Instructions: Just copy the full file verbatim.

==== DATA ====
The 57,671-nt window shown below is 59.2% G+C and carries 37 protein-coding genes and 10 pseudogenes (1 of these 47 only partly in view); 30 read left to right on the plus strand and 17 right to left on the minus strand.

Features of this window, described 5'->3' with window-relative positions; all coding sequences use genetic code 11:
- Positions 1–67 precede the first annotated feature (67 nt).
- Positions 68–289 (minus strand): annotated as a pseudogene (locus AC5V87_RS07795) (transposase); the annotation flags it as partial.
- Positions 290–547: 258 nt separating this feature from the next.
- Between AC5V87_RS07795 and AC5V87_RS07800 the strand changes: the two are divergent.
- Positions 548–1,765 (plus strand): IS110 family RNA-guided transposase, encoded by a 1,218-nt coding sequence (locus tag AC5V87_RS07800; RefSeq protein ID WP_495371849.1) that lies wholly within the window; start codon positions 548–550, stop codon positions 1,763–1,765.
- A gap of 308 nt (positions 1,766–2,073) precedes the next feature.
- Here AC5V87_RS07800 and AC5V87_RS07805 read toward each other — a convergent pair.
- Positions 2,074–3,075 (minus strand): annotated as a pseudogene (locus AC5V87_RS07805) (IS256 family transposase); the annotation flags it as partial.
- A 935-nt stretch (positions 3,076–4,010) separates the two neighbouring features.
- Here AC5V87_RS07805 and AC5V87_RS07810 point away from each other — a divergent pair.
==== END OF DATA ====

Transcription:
The 57,671-nt window shown below is 59.2% G+C and carries 37 protein-coding genes and 10 pseudogenes (1 of these 47 only partly in view); 30 read left to right on the plus strand and 17 right to left on the minus strand.

Features of this window, described 5'->3' with window-relative positions; all coding sequences use genetic code 11:
- Positions 1–67 precede the first annotated feature (67 nt).
- Positions 68–289 (minus strand): annotated as a pseudogene (locus AC5V87_RS07795) (transposase); the annotation flags it as partial.
- Positions 290–547: 258 nt separating this feature from the next.
- Between AC5V87_RS07795 and AC5V87_RS07800 the strand changes: the two are divergent.
- Positions 548–1,765 (plus strand): IS110 family RNA-guided transposase, encoded by a 1,218-nt coding sequence (locus tag AC5V87_RS07800; RefSeq protein ID WP_495371849.1) that lies wholly within the window; start codon positions 548–550, stop codon positions 1,763–1,765.
- A gap of 308 nt (positions 1,766–2,073) precedes the next feature.
- Here AC5V87_RS07800 and AC5V87_RS07805 read toward each other — a convergent pair.
- Positions 2,074–3,075 (minus strand): annotated as a pseudogene (locus AC5V87_RS07805) (IS256 family transposase); the annotation flags it as partial.
- A 935-nt stretch (positions 3,076–4,010) separates the two neighbouring features.
- Here AC5V87_RS07805 and AC5V87_RS07810 point away from each other — a divergent pair.